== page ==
By Jeff Adachi

A group of state judges wants to persuade the public to cash in one of our fundamental rights: trial by a jury of our peers.

The idea, floated by the California Judges Association as a cost-saving measure, requires passing a state constitutional amendment to shrink juries in misdemeanor criminal cases from 12 to eight members. Paring down juries is a dangerous bargain.

A 2004 study by the National Center for State Courts found that while shrinking juries may save money, it would result in less diversity in viewpoints, backgrounds, experiences, race, age and gender. In short, an accused person would be less likely to be judged by a jury of his or her peers.

Considerable evidence shows smaller juries result in more mistakes and less justice.

The concept of 12 jurors has been tried and tested since the 17th century. And as it turns out, modern behavioral research backs up these 600 years of common-law practice. A landmark 1977 study by psychologist Michael J. Saks, which contrasted the decision making of six-member juries with that of 12-member juries, found that smaller juries are more likely to convict the innocent and acquit the guilty.

Larger juries make more accurate decisions for two reasons, researchers found.

The first follows basic measures of reliability: Larger juries mean more people remembering and scrutinizing the evidence, leading to a more complete picture of the facts. The second reason echoes countless studies of group behavior: Those in smaller groups feel more pressure to conform to popular opinion – even if it is wrong. By contrast, dissenters in larger juries are more likely to find an ally, giving them the courage to stick to their convictions.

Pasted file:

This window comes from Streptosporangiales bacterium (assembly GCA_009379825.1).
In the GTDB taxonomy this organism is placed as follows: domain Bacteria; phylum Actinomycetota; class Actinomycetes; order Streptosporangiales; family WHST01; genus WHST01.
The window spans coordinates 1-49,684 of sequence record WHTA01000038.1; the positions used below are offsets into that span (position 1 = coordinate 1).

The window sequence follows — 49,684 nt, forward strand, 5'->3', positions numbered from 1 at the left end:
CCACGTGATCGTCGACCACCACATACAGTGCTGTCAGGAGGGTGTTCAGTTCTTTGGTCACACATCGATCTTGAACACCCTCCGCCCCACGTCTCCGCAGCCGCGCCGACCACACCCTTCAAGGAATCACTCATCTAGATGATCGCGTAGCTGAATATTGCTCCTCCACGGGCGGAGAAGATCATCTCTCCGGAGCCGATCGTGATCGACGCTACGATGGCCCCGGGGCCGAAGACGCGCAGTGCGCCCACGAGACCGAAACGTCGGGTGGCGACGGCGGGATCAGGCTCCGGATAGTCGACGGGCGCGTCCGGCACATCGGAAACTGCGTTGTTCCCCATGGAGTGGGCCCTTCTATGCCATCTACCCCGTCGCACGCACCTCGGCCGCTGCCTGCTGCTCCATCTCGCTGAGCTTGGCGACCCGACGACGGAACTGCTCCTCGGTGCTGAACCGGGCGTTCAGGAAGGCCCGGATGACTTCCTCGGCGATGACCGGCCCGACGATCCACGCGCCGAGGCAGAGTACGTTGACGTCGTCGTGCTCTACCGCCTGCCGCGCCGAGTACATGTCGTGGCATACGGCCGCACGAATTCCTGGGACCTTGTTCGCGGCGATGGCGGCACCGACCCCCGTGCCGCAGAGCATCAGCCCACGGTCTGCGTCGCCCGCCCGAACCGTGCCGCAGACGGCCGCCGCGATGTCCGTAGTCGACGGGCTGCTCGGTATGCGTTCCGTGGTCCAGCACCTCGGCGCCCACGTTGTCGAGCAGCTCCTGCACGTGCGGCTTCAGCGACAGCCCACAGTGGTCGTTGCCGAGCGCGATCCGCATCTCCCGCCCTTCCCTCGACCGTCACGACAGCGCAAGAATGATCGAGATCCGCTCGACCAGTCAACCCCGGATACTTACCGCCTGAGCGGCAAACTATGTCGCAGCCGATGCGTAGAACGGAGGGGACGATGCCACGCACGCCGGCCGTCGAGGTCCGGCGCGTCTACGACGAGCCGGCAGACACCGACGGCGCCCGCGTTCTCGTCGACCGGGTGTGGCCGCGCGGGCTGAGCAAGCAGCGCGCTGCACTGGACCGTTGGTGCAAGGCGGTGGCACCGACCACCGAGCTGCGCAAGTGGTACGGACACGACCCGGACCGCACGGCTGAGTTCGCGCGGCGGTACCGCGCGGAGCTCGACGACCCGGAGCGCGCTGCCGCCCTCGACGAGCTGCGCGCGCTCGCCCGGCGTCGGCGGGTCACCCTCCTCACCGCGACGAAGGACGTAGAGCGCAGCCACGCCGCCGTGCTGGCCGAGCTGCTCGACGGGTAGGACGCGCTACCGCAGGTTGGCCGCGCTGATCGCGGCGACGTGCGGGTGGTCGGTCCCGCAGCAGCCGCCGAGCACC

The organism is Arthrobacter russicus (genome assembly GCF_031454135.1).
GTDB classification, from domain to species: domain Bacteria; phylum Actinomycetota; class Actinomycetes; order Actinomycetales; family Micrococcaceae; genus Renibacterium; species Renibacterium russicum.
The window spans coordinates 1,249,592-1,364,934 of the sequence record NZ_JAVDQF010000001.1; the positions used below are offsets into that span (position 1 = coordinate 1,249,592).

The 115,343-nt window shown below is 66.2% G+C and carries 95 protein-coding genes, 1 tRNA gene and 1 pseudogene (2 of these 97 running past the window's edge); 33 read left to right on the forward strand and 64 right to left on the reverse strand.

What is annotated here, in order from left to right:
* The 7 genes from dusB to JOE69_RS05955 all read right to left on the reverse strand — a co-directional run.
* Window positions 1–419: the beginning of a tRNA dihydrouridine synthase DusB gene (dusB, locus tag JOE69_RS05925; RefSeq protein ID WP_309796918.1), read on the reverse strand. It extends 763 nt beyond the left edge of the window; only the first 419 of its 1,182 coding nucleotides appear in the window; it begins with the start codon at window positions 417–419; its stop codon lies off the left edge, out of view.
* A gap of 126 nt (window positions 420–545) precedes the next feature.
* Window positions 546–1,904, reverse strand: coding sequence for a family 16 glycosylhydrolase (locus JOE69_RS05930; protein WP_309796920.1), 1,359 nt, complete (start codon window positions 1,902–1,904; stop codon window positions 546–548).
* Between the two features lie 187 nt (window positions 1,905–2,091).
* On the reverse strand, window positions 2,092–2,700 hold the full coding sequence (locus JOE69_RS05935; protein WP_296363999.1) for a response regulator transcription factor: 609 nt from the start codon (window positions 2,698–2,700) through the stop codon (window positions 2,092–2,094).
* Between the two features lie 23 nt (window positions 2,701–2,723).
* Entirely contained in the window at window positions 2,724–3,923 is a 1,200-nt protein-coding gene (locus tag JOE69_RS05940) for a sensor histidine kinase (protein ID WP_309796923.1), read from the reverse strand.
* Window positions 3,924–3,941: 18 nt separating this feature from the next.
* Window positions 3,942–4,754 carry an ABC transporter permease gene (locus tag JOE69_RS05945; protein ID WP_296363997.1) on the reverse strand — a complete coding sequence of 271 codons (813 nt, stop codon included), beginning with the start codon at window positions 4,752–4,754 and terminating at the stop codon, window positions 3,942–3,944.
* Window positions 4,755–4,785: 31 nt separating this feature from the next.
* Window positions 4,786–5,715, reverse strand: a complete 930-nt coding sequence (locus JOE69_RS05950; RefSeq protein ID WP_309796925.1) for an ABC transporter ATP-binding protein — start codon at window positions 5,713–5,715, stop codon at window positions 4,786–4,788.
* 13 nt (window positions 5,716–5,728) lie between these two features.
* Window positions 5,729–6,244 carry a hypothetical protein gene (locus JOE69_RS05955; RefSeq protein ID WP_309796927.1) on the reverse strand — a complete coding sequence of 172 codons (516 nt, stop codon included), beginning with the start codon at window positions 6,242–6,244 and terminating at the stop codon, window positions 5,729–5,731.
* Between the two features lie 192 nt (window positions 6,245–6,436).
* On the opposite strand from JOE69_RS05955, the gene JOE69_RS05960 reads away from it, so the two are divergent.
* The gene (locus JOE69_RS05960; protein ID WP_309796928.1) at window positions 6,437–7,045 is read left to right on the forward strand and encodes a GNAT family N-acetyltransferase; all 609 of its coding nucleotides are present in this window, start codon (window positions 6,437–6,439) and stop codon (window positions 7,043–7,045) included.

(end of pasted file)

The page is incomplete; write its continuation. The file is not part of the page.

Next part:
A 1997 analysis of all jury-size studies echoed these findings.

The same judges who endorse smaller juries also propose cutting the number of prospective jurors that lawyers can eliminate through pre-emptive challenge. This is a particularly dangerous idea, because these challenges provide prosecutors and defense attorneys an opportunity to weed out biased jurors.

Taking the issue further still, a committee of judges is now pushing for abolishing all jury trials for crimes that carry a sentence of less than six months. They claim that these changes will save $5 million statewide, which is less than 0.2 percent of the state court’s $3.1 billion annual budget. Sacrificing the quality of justice hardly seems worth the savings.

Thomas Jefferson once said, “I consider trial by jury as the only anchor ever yet imagined by man, by which a government can be held to the principles of its constitution.” While cutting the size of juries might seem like a convenient idea, our right to a trial by a jury of our peers is the heart of our legal system, not the fat to be trimmed.

Jeff Adachi is the public defender of San Francisco.
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